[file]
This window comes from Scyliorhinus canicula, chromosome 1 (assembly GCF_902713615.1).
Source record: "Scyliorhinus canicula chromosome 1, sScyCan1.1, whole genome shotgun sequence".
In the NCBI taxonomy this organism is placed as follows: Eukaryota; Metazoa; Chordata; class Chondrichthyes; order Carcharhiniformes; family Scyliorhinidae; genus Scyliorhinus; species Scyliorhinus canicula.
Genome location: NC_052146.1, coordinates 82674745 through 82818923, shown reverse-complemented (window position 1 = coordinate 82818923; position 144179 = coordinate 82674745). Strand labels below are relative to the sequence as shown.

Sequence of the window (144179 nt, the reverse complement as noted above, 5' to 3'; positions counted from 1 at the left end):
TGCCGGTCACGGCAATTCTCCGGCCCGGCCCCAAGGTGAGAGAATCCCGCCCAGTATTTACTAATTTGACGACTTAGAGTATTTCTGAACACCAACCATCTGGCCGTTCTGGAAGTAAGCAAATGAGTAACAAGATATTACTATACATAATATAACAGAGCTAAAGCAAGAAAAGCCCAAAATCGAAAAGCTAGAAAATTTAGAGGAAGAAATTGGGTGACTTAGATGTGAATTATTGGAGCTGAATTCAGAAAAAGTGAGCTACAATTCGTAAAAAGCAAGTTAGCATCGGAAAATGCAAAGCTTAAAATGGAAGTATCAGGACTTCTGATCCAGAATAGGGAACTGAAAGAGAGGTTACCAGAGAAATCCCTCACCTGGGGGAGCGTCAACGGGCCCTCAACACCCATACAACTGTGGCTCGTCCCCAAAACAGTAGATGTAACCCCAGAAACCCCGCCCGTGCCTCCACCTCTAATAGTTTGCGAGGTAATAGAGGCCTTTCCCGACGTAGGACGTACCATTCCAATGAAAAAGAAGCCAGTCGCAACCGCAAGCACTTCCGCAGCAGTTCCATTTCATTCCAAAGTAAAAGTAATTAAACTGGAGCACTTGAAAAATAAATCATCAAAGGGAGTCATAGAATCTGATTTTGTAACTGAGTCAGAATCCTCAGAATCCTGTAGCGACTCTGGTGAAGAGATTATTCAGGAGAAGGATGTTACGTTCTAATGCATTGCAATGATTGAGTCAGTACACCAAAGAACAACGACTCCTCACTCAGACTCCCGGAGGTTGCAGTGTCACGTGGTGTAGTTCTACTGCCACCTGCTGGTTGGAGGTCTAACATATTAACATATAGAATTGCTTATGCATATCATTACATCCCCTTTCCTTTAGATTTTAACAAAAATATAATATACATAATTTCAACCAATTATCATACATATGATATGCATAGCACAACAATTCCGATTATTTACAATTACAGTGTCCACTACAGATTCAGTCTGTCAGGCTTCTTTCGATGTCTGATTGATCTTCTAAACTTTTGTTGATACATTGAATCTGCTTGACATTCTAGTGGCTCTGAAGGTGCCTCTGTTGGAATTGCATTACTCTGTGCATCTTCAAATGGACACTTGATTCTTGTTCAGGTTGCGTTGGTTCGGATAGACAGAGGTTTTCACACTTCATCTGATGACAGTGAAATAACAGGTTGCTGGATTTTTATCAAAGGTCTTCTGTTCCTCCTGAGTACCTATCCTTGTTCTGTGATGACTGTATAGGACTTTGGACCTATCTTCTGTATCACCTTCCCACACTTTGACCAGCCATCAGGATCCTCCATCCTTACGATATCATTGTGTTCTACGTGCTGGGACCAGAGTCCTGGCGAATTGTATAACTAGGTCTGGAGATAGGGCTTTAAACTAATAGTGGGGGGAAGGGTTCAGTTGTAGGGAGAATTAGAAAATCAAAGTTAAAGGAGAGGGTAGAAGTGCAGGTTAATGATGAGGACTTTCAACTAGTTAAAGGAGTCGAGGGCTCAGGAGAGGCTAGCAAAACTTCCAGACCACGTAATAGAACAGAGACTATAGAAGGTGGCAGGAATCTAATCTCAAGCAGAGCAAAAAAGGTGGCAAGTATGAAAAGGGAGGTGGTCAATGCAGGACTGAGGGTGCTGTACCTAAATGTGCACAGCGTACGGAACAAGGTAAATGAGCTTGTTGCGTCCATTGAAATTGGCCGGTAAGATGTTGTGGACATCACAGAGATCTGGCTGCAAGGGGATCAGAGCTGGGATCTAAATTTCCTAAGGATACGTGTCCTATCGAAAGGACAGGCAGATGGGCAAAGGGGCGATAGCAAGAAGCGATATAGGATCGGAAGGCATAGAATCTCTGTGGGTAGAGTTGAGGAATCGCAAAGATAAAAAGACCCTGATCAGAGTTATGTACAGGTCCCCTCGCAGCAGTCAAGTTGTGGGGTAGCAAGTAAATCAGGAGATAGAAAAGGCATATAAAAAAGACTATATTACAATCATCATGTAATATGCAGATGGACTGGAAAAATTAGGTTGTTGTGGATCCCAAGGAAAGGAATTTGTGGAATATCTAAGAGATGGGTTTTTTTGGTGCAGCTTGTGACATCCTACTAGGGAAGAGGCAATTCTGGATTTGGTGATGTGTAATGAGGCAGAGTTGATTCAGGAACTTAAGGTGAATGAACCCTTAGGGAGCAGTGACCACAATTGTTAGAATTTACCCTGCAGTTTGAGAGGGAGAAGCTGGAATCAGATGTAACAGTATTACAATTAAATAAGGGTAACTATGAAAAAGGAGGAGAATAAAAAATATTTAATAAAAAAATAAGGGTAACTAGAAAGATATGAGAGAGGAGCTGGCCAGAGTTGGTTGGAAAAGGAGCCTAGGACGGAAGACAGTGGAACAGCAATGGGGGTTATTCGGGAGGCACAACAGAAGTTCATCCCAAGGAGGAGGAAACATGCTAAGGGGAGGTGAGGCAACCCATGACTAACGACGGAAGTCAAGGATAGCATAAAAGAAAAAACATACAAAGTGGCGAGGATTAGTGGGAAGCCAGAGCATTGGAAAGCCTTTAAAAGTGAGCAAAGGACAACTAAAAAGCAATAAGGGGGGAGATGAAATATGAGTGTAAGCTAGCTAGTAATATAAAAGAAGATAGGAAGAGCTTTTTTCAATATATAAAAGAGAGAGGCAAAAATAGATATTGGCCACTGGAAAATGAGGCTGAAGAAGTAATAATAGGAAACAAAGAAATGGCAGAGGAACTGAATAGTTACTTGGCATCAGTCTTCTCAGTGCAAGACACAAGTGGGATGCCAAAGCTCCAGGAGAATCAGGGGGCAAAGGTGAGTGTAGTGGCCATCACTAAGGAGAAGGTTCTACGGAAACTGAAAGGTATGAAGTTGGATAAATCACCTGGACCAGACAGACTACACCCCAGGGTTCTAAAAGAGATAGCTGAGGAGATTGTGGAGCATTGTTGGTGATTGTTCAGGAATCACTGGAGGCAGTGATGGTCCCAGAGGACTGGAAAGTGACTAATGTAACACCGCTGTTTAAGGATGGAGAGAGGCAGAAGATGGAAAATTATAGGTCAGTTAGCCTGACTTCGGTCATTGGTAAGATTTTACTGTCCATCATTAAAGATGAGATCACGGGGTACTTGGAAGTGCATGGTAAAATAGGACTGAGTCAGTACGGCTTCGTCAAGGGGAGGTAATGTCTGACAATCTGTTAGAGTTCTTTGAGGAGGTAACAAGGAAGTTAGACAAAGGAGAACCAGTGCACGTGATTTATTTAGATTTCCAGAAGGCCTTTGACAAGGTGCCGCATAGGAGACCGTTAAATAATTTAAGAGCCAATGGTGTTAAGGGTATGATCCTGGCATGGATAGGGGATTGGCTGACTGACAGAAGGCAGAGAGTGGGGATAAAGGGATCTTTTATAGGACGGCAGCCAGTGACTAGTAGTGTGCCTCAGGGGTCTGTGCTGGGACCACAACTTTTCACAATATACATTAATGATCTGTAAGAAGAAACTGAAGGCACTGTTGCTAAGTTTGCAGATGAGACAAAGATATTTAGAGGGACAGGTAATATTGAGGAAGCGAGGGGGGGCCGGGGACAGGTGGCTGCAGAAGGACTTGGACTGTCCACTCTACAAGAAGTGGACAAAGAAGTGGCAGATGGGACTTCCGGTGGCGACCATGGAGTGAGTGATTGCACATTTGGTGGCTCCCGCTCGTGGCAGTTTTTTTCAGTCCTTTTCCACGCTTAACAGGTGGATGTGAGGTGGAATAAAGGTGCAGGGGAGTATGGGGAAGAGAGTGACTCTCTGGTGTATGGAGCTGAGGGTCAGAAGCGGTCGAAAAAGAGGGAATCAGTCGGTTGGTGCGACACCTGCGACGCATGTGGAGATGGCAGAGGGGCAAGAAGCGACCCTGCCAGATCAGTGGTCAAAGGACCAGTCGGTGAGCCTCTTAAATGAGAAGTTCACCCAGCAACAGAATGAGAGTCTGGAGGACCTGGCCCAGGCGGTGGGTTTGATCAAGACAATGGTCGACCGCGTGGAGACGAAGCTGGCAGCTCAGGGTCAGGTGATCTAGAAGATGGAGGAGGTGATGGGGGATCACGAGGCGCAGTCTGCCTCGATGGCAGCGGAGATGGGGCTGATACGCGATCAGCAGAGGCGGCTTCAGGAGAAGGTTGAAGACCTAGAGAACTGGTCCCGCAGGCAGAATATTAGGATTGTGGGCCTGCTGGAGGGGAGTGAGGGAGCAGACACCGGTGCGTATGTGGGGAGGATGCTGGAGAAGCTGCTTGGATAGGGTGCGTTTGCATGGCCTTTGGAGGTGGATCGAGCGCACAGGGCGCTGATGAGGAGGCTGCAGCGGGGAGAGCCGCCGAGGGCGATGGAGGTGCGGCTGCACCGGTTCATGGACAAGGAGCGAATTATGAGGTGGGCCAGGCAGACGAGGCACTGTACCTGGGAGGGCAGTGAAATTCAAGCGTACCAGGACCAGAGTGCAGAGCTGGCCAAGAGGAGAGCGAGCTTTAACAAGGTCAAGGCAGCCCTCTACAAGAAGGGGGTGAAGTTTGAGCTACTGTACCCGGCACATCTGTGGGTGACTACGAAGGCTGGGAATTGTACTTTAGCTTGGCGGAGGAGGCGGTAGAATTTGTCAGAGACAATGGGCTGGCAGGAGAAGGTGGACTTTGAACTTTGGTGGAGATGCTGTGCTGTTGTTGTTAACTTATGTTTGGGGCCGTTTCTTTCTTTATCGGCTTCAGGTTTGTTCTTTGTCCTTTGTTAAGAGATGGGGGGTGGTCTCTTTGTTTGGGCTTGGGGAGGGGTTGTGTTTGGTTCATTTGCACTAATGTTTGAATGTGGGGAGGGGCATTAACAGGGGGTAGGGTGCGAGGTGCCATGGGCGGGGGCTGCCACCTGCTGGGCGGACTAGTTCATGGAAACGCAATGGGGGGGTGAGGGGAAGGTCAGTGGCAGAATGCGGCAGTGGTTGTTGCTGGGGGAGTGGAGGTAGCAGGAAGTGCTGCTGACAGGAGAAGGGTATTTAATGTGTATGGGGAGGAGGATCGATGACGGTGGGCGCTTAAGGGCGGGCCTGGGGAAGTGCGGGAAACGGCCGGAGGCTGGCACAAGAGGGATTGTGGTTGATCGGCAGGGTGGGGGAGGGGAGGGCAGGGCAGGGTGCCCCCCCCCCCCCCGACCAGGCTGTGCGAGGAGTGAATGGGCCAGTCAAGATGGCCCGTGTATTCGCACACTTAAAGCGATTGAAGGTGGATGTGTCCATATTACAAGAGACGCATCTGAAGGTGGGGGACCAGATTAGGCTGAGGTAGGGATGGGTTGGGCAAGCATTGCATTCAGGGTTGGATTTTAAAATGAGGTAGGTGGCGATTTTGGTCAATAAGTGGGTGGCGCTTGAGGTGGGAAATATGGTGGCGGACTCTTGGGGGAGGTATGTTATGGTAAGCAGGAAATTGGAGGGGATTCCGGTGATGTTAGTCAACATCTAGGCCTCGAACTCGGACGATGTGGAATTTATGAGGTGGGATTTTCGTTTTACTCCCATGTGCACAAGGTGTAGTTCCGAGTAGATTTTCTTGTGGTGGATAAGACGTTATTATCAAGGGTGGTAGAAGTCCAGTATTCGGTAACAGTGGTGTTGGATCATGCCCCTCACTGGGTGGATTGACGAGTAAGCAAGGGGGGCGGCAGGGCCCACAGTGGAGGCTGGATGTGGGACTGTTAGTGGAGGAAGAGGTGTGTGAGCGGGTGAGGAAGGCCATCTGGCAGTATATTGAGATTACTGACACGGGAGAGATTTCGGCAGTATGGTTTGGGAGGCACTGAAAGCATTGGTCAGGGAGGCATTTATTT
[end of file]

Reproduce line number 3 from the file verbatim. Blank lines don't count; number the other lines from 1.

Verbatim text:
In the NCBI taxonomy this organism is placed as follows: Eukaryota; Metazoa; Chordata; class Chondrichthyes; order Carcharhiniformes; family Scyliorhinidae; genus Scyliorhinus; species Scyliorhinus canicula.